Wout van Aert confident heading into E3 Saxo Bank Classic as he aims to make race as 'tough' as possible

The Belgian star says the difficulty of the one-day Classics makes a bunch sprint 'virtually impossible'

(Image credit: Getty Images)

Wout van Aert (Jumbo-Visma) says he'll aim to make the E3 Saxo Bank Classic as hard a race as possible for everyone as he searches for his maiden victory in the race.

The Belgian Classic, which takes place this Friday (March 26), is often referred to as a 'mini Tour of Flanders' because of its similarity to the Monument's parcours, but the race has a huge amount of prestige in its own right, now heading into the 64th edition.

Van Aert has had a strong start to the season with a fourth place at Strade Bianche, two stage wins and second overall at Tirreno-Adriatico, as well as third place at Milan-San Remo, and is now looking to hit the ground running in the cobbled Classics as he builds towards the Tour of Flanders in just over a week's time.

E3 serves as an ideal 'warm-up' to Flanders and Paris-Roubaix, says Van Aert, but he will try to break up the race as much as possible in search of victory, saying a bunch sprint is 'virtually impossible'. The 26-year-old's best result in E3 came on his debut in 2019 when he took second place, with the 2020 edition then cancelled due to the coronavirus pandemic. That result on his first outing in the race gives him confidence he can deliver a victory in Harelbeke this year.

“The cobbled races are the most beautiful there are. In the end, I make a lot of sacrifices for those races," Van Aert said.

“I always like to come back to the place where it all started for me. I remember that I had good legs then. That debut with a podium place gives me a lot of confidence for this edition. In addition, with the E3 you have an ideal warm-up for what’s to come: the Tour of Flanders and Paris-Roubaix.

“The race is difficult early on, so you can make the race tough right away. The long stretch towards Harelbeke makes the race exciting. It always creates a game between groups or a group versus a breakaway rider. This ensures that a group sprint is virtually impossible. It’s simply going to be a great race.”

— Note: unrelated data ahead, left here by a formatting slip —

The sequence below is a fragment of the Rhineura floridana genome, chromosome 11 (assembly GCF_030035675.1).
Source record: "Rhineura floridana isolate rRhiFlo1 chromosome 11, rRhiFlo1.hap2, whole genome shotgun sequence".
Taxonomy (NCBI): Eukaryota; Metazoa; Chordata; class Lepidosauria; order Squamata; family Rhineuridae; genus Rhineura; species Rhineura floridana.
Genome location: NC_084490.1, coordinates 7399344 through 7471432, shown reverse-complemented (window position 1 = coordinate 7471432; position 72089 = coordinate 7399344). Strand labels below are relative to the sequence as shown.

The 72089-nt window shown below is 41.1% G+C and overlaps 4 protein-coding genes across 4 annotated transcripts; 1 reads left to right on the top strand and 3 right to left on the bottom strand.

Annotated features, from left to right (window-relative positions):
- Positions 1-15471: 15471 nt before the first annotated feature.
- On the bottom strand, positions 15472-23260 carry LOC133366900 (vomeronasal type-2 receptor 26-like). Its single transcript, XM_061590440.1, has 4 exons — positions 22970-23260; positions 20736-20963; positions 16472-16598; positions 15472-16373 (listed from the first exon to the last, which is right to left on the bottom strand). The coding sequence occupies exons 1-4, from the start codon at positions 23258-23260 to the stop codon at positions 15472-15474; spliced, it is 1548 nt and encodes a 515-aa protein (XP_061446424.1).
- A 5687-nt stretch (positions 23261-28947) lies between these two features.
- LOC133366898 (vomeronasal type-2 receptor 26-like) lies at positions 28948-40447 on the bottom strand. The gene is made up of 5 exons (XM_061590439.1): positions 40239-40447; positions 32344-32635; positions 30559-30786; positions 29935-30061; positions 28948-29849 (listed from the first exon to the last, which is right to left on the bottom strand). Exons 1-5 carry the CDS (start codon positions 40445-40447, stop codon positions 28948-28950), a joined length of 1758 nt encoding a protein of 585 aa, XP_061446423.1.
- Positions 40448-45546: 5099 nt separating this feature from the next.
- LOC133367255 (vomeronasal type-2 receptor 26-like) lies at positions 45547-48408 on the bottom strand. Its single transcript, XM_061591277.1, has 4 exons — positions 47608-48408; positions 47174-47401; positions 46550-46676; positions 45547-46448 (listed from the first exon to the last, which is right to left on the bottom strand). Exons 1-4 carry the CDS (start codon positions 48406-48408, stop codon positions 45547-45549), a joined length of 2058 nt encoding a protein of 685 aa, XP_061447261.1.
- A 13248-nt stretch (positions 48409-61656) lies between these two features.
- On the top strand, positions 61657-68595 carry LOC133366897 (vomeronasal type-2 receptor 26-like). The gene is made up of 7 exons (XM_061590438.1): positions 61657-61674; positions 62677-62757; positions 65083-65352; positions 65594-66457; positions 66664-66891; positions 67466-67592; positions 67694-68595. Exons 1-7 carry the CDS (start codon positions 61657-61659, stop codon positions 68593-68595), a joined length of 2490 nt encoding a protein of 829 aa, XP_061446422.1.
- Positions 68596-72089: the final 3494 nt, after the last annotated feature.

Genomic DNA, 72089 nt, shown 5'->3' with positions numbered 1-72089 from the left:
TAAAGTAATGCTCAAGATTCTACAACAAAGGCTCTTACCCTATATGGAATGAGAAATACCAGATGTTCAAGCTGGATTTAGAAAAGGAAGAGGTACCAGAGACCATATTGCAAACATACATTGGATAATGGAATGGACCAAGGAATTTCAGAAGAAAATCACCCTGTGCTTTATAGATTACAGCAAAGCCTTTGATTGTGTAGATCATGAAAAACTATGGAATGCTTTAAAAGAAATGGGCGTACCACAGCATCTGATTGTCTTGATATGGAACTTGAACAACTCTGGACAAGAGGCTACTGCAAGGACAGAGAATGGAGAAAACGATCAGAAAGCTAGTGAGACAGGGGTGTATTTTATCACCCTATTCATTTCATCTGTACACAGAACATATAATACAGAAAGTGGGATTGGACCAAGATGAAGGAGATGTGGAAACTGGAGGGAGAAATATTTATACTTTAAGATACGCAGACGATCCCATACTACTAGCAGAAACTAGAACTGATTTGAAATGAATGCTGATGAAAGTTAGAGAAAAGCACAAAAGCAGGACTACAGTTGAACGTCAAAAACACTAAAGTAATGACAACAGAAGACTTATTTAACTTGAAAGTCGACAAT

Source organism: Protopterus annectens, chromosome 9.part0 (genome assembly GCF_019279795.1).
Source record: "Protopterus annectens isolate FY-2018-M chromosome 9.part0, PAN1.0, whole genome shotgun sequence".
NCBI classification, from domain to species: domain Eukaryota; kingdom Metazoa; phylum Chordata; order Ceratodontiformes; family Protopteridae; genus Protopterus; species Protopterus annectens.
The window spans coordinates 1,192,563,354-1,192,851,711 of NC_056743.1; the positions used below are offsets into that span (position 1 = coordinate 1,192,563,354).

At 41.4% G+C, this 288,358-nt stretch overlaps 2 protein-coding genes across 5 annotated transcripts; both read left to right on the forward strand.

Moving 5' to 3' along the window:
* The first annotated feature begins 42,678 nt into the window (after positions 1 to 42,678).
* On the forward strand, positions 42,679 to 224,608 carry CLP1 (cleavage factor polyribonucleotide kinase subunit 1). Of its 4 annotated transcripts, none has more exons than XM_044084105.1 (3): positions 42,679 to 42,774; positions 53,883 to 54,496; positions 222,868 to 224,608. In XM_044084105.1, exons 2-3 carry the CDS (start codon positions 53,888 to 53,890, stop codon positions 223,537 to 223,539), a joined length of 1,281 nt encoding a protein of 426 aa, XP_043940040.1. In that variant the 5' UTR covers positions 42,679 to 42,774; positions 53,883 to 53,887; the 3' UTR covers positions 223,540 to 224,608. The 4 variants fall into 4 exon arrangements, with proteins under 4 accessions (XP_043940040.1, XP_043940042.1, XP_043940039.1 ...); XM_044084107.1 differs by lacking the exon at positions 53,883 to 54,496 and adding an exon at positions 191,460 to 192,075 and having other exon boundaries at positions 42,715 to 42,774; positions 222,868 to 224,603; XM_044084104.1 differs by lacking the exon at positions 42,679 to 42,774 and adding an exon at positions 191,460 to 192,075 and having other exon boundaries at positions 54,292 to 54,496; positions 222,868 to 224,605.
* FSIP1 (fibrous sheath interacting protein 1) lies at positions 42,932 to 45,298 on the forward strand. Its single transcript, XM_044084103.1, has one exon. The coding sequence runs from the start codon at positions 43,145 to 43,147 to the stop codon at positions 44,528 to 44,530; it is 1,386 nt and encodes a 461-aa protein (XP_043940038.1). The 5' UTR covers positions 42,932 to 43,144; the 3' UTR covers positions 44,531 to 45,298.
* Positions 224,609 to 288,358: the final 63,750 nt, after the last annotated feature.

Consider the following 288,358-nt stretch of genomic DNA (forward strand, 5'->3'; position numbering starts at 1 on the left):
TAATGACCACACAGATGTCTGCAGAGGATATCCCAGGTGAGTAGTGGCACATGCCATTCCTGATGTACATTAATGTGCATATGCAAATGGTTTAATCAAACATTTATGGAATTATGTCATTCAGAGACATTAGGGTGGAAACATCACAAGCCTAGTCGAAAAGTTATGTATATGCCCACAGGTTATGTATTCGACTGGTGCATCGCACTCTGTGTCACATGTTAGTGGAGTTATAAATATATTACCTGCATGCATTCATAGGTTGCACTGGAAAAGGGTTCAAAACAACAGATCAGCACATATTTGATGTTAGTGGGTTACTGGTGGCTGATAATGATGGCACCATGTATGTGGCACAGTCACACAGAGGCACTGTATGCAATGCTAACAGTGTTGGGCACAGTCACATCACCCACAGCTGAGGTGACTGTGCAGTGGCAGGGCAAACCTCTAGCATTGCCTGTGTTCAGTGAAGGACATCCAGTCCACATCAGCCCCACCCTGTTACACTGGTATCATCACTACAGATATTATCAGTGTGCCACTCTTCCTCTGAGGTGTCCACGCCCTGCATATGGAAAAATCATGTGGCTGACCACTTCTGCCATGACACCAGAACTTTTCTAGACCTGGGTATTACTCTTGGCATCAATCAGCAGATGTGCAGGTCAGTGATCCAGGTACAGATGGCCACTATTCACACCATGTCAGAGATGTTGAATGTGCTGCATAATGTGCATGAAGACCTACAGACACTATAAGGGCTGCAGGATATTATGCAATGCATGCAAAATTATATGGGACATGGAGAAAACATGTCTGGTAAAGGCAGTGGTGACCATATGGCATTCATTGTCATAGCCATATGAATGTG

Van Aert will of course face some stiff competition in the fight for E3 victory, and will be joined by a number of riders who will also want a difficult race early on to aid them to victory. Chief among them will be the flying Mathieu van der Poel (Alpecin-Fenix), Van Aert's long-time rival and the man who beat him to the win in Flanders last year. The Dutch champion has already taken a Classic victory at Strade Bianche earlier this month, and backed that up with two impressive stage wins at Tirreno, so expectations will be that the race could come down to Van Aert and Van der Poel.

There are still huge threats to Van Aert's chances of victory elsewhere of course; Milan-San Remo winner Jasper Stuyven lines-up with Trek-Segafredo team-mate and former world champion Mads Pedersen, Tom Pidcock makes his race debut for Ineos Grenadiers, while there's a number of former winners set to take part, including Greg Van Avermaet (Ag2r Citorën Team), Philippe Gilbert (Lotto-Soudal), Niki Terpstra (Total Direct Energie), and defending champion Zdeněk Štybar (Deceuninck-Quick-Step).

After E3 on Friday, Van Aert will then ride Ghent-Wevelgem two days later, before skipping Dwars door Vlaanderen on Wednesday ahead of Tour of Flanders the following Sunday (April 4)

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Richard Windsor

Follow on Twitter: @richwindy

Richard is digital editor of Cycling Weekly. Joining the team in 2013, Richard became editor of the website in 2014 and coordinates site content and strategy, leading the news team in coverage of the world's biggest races and working with the tech editor to deliver comprehensive buying guides, reviews, and the latest product news.

An occasional racer, Richard spends most of his time preparing for long-distance touring rides these days, or getting out to the Surrey Hills on the weekend on his Specialized Tarmac SL6 (with an obligatory pub stop of course).